Despite the ill-defined nature of the “new protest movement” in Afghanistan, many Afghan politicians have already taken an interest in it. One in particular is Islamic Party of Afghanistan leader Gulbuddin Hekmatyar. In March, he called upon young people in Afghanistan to carry out a revolution like those in the Arab countries, overthrow the pro-Western regime in Kabul and expel foreign forces from the country.

Hekmatyar is obviously attempting to seize the initiative and take control of the Quran Defenders Movement. He probably hopes by so doing to increase the number of his followers, modernize the IPA and—in the future—have an additional political argument for holding negotiations with the United States to make sure his organization will be involved in Afghanistan’s government.

In addition to the Pashtun Hekmatyar, Dr. Abdullah Abdullah, a leader in the former Northern Alliance, has tried to claim the new protest movement—especially the Supreme Reformers Council—as the “youth wing” of his political organization. However, his attempts were stiffly opposed by the leaders of the Supreme Reformers Council. One leader of the Reformers said that the movement’s members categorically reject any linkage with existing political movements. “In contrast to the existing political parties, we do not intend to make a deal with the government,” one of the organizers said at the movement’s press conference.

Another threat to Central Asia

The emergence of new protest movements does not alarm the Kabul government and its Western partners alone; it also concerns the leaders of the Central Asian countries and Russia. The bloody massacre in Mazar-e-Sharif and the protests involving thousands in Balkh, Jowzjan and Takhar—predominantly Tajik and Uzbek Afghan provinces—revealed new threats of religious radicalization among Afghanistan’s non-Pashtun population and, consequently, the threat that this Islamic radicalism will be exported to the countries of Central Asia.

The April events suggest that the “New Mujahedeen”—the Quran Defenders Movement—could emerge in the countries to the north of Afghanistan, and not just in Afghanistan itself. This impulse could become popular in Tajikistan, Uzbekistan and Kyrgyzstan, thus creating additional tension for the current political regimes in Dushanbe, Tashkent and Bishkek.

The Quran Defenders Movement (New Mujahedeen) represents a serious challenge both to regional security and the Central Asian governments and to Russia’s interests in the post-Soviet space. It is unlikely that anyone today can guarantee armed rebellions under slogans of protecting the holy book of all Muslims will not take place in the countries of former Soviet Central Asia. Therefore, one of the main goals of Russian diplomacy should probably be finding new ways of cooperating with the Karzai government and Western coalition forces on joint efforts to neutralize the extremist forms of the new protest movement in Afghanistan. Such efforts are needed to prevent the Quran Defenders Movement from merging with the Taliban, the Islamist Party of Afghanistan or other radical armed organizations and to hinder the ideology of defending the Quran by force from being exported to Russia’s area of interest north of the Amu Darya.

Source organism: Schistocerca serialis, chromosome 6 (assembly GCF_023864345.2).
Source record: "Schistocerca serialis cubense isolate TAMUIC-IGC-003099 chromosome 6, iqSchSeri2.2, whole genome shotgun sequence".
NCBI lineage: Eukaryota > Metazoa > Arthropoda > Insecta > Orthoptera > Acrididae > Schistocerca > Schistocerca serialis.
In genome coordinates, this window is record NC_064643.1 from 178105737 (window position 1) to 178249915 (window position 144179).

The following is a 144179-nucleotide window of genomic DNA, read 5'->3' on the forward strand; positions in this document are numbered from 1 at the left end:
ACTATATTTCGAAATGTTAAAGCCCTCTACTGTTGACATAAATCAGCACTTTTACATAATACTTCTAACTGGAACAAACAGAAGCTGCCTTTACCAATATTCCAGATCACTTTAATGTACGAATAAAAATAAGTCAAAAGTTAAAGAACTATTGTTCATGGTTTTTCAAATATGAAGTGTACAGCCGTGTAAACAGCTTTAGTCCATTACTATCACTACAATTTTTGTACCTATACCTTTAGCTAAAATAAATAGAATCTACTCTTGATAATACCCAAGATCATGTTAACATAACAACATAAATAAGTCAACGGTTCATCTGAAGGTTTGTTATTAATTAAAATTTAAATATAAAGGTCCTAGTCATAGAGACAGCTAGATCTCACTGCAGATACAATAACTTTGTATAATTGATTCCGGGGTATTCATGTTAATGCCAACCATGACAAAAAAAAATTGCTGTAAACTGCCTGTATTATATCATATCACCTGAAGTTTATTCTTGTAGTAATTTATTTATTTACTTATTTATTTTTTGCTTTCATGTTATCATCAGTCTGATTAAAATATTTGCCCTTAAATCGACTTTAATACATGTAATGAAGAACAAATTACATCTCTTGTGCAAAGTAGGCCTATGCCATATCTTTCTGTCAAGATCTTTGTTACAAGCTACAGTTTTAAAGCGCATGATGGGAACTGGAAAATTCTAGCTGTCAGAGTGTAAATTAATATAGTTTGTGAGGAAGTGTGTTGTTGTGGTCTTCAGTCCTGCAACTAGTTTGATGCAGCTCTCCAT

Al-Qaeda’s evangelical allies

The Taliban and the radical mullahs are not the only major problem that Moscow and Kabul face in achieving their goals. Extremist pastors of some evangelical congregations in the United States are also a problem. If spiritual leaders like Pastors Sapp and Jones in Florida, who destroyed a copy of the Quran on March 20, continue their feverish activities with impunity, they will become quite effective accomplices of Islamic extremism in Afghanistan.

Of course, that does not mean that Sapp and Jones should be sent to Guantánamo. But if the United States and its NATO partners do not want to lose the successes they have achieved in Afghanistan in recent years, they will need to commit themselves to reacting more firmly and vigorously to the dangerous manipulative actions of evangelical ministers involving sacred Muslim texts.

President Karzai has already actualized the problem for UN Secretary-General Pan Ki-moon in a telephone conversation. Calling the attack on the UN mission in Mazar-e-Sharif “ruthless” and promising to conduct a thorough investigation of the incident and punish those guilty in the deaths of seven UN staff members, President Karzai called on Ban Ki-Moon to exercise his authority as Secretary-General to increase public awareness that it is unacceptable to use violence and insult sacred texts.

Karzai also believes that the UN general secretary needs to become involved in promoting mutual understanding between members of various religious sects, particularly in countries where insults to sacred texts have occurred.

Photo: http://www.nola.com/military/index.ssf/2009/10/senators_split_along_party_lin.html
URL: http://www.a-w-i-p.com/index.php/2011/04/07/a-new-protest-movement-in-afghanistan